Flunk is a Norwegian electronic band made up of producer and vocalist Ulf Nygaard, guitarist Jo Bakke, drummer Erik Ruud, and vocalist Anja Oyen Vister. Flunk is when talented people meet each other and create something they really love. TheFishh had a chance to talk with producer and vocalist Ulf Nygaard about the future, “booty” songs, and a bit more.


Flunk was founded almost 15 years ago. What’s your favorite year in the band’s history so far?

We have had ups all the time, but our favorite year is probably the first. When we were hot in the UK, hooked up with a US label, played festivals and everything was generally new and innocent.

Did you have any luck during your career? Or is everything you have because of your talent and hard work?

You always have to have luck in this business, any business, probably. It’s not enough being good. Being very good at what you do is not enough, you have to be interesting, you have to move souls, have edge, you have to hit out at the guts and hearts, not brains. So yes, we had luck being played at BBC legend John Peel’s show before our first single was out, and we have had luck with people in positions to put our music on movies and stuff. So all counts: talent, hard work and definitely luck.

There are a lot of very popular indie, deep, electronic music bands from Norway, Sweden, and Finland. What’s the secret of Scandinavian music?

Scandinavia is slightly off route, and this is probably part of the reason. Lots of talent, but not continental, which might explain the twist. Sweden is by far the best country for both alternative and pop. Small countries have a desire to make an impression. Also, we have the darkest and coldest winters in the world, which obviously does something to our minds.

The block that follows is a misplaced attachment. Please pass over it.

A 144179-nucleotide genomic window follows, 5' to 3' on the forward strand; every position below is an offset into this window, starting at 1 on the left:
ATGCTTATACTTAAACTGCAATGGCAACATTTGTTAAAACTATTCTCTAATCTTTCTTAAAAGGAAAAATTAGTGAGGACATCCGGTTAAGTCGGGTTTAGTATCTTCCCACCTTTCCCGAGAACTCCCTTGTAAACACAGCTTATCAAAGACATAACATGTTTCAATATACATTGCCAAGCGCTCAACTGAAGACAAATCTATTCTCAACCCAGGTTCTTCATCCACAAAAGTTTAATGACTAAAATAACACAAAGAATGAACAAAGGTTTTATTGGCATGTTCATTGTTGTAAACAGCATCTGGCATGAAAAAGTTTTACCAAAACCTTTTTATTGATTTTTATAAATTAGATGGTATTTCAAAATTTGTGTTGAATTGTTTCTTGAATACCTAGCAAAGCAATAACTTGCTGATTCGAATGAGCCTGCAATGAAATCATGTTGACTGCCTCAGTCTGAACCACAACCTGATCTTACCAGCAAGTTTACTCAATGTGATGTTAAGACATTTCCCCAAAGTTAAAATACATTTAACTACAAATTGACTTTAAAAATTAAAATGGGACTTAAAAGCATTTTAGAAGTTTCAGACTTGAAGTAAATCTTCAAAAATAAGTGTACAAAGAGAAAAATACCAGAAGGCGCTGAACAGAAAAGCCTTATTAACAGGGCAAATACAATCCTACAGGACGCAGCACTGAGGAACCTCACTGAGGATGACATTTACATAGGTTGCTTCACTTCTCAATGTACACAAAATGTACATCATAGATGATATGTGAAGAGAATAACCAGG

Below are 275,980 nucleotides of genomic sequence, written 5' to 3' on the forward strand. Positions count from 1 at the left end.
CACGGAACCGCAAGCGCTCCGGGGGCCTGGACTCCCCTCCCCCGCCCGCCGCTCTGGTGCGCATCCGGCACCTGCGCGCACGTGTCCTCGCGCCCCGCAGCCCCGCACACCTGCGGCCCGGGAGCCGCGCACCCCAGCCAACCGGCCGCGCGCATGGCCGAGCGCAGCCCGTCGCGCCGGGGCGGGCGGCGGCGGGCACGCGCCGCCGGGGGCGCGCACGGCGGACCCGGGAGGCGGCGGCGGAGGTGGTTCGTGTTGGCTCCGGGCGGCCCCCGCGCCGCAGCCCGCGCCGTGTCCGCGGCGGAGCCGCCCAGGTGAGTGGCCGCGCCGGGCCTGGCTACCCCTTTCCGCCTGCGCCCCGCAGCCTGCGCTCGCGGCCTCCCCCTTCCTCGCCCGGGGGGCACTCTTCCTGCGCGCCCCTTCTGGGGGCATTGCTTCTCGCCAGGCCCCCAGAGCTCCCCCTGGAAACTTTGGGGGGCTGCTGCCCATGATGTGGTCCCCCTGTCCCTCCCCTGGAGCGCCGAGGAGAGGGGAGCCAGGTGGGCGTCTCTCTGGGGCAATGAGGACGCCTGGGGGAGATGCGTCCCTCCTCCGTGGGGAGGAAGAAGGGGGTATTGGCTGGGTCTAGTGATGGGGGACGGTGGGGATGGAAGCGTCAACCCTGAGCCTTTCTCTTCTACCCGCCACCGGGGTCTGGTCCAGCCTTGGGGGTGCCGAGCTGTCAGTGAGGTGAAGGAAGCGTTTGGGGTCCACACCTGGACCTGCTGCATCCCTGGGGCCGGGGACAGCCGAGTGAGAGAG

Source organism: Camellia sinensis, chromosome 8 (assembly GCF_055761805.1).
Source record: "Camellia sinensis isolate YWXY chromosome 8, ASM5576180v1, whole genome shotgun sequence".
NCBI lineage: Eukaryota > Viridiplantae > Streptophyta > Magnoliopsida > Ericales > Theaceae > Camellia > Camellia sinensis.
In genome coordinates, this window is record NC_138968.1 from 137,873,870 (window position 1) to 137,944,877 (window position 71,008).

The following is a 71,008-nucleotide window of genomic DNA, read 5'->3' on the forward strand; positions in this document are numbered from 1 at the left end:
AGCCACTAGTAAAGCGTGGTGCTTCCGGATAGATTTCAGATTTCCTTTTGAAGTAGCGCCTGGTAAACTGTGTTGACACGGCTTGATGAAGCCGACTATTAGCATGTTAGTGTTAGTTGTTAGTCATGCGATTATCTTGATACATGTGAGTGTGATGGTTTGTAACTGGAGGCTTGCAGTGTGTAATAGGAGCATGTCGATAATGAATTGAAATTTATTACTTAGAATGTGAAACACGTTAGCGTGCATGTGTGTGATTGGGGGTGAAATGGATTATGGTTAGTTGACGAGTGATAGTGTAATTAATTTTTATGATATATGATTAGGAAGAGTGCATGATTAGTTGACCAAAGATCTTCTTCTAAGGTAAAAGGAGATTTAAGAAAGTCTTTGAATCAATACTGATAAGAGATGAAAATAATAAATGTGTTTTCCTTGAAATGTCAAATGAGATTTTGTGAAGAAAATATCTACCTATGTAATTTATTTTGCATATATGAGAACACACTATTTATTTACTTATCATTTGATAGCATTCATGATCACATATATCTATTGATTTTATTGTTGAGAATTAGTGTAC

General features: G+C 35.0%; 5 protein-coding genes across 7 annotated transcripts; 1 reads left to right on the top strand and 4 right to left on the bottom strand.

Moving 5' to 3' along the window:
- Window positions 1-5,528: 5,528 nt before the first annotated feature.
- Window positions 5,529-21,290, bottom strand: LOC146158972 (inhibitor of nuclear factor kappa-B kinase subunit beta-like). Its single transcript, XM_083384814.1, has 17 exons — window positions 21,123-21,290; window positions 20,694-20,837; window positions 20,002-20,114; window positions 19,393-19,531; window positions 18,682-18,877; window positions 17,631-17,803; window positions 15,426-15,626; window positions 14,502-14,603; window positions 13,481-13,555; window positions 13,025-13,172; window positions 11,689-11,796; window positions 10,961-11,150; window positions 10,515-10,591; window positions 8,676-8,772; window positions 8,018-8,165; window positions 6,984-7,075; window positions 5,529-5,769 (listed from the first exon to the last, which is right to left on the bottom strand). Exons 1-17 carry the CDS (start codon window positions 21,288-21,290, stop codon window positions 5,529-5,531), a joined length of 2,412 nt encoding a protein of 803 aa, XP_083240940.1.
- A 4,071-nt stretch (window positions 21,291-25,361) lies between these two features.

Do you see any difference between Swedish, Norwegian, and Finnish music?

Sweden is impressive. Norway and Finland are kind of similar, and have always been Sweden’s baby sister or brother. Norway has a tradition of jazz, and this scene has delivered a lot of great music. Sweden has a tradition of popular music, and obviously has brought us a lot of acts. Finland is probably more off, which every now and then creates something odd and different.

tiwygsession_02Photo by Ulf

What’s your secret to a great song?

I guess what we often try to do is make a tune which is very pop, but with a twist or with a chord that goes somewhere different than ‘very pop’. We like nice chords, so the challenge is to create edge to the songs. And we like ‘democratic’ lyrics. I think REM is an example of ‘democratic’ lyrics, where you can put meaning into the words yourself, make your own context. We are not at all focused on making a chorus, it’s almost a problem. But it’s just not us…

Are you going on tour in the near future?

Well, it’s complicated. We have never done touring, meaning weeks and weeks. I get impressive (and envious) of people like Angus and Julia Stone, who do massive playing. For us, it has always been the fans and their support which keep us going, and we really, really love it. Everywhere we go, we go because we are wanted. Almost everybody knows our lyrics, every single line, actually. So we are privileged. But we all have 9 to 5’ish jobs and we all have kids, so we do what we can manage and what we really want to do. So no tours in the near future, but hopefully when we get a new album finished.

Is it hard to get into the American market?